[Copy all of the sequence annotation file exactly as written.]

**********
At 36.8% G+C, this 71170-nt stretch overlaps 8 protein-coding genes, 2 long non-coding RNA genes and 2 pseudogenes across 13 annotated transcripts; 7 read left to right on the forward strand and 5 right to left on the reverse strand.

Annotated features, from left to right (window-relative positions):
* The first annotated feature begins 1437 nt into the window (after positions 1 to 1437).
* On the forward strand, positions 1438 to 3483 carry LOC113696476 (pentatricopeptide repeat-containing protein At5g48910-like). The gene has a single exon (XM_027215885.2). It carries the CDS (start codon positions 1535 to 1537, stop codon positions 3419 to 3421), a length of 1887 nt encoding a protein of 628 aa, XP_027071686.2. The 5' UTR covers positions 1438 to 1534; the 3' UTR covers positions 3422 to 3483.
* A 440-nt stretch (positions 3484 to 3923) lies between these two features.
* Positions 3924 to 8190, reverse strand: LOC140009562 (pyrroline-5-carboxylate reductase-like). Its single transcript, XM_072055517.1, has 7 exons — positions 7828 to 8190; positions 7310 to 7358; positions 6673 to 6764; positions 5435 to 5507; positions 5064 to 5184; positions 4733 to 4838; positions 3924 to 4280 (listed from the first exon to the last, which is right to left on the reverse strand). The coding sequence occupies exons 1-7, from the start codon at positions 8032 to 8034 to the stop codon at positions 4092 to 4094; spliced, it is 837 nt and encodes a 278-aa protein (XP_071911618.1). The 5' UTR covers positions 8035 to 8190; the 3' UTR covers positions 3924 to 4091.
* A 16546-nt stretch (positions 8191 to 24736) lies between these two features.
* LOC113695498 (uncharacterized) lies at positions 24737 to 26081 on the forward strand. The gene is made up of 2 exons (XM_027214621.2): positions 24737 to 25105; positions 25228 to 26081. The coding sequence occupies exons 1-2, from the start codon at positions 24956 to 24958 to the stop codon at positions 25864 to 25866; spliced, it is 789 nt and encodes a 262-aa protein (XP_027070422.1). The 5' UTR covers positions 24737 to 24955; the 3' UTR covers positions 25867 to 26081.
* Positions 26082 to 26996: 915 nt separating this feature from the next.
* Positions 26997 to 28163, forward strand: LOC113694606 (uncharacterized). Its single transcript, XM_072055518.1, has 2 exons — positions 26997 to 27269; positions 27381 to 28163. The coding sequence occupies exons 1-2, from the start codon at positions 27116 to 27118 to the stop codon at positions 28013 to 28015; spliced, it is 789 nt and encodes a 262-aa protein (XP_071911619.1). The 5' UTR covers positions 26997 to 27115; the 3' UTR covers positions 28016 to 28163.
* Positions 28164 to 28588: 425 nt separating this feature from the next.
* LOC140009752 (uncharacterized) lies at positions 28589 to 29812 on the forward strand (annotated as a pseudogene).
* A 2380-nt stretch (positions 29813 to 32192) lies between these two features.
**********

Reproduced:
At 36.8% G+C, this 71170-nt stretch overlaps 8 protein-coding genes, 2 long non-coding RNA genes and 2 pseudogenes across 13 annotated transcripts; 7 read left to right on the forward strand and 5 right to left on the reverse strand.

Annotated features, from left to right (window-relative positions):
* The first annotated feature begins 1437 nt into the window (after positions 1 to 1437).
* On the forward strand, positions 1438 to 3483 carry LOC113696476 (pentatricopeptide repeat-containing protein At5g48910-like). The gene has a single exon (XM_027215885.2). It carries the CDS (start codon positions 1535 to 1537, stop codon positions 3419 to 3421), a length of 1887 nt encoding a protein of 628 aa, XP_027071686.2. The 5' UTR covers positions 1438 to 1534; the 3' UTR covers positions 3422 to 3483.
* A 440-nt stretch (positions 3484 to 3923) lies between these two features.
* Positions 3924 to 8190, reverse strand: LOC140009562 (pyrroline-5-carboxylate reductase-like). Its single transcript, XM_072055517.1, has 7 exons — positions 7828 to 8190; positions 7310 to 7358; positions 6673 to 6764; positions 5435 to 5507; positions 5064 to 5184; positions 4733 to 4838; positions 3924 to 4280 (listed from the first exon to the last, which is right to left on the reverse strand). The coding sequence occupies exons 1-7, from the start codon at positions 8032 to 8034 to the stop codon at positions 4092 to 4094; spliced, it is 837 nt and encodes a 278-aa protein (XP_071911618.1). The 5' UTR covers positions 8035 to 8190; the 3' UTR covers positions 3924 to 4091.
* A 16546-nt stretch (positions 8191 to 24736) lies between these two features.
* LOC113695498 (uncharacterized) lies at positions 24737 to 26081 on the forward strand. The gene is made up of 2 exons (XM_027214621.2): positions 24737 to 25105; positions 25228 to 26081. The coding sequence occupies exons 1-2, from the start codon at positions 24956 to 24958 to the stop codon at positions 25864 to 25866; spliced, it is 789 nt and encodes a 262-aa protein (XP_027070422.1). The 5' UTR covers positions 24737 to 24955; the 3' UTR covers positions 25867 to 26081.
* Positions 26082 to 26996: 915 nt separating this feature from the next.
* Positions 26997 to 28163, forward strand: LOC113694606 (uncharacterized). Its single transcript, XM_072055518.1, has 2 exons — positions 26997 to 27269; positions 27381 to 28163. The coding sequence occupies exons 1-2, from the start codon at positions 27116 to 27118 to the stop codon at positions 28013 to 28015; spliced, it is 789 nt and encodes a 262-aa protein (XP_071911619.1). The 5' UTR covers positions 26997 to 27115; the 3' UTR covers positions 28016 to 28163.
* Positions 28164 to 28588: 425 nt separating this feature from the next.
* LOC140009752 (uncharacterized) lies at positions 28589 to 29812 on the forward strand (annotated as a pseudogene).
* A 2380-nt stretch (positions 29813 to 32192) lies between these two features.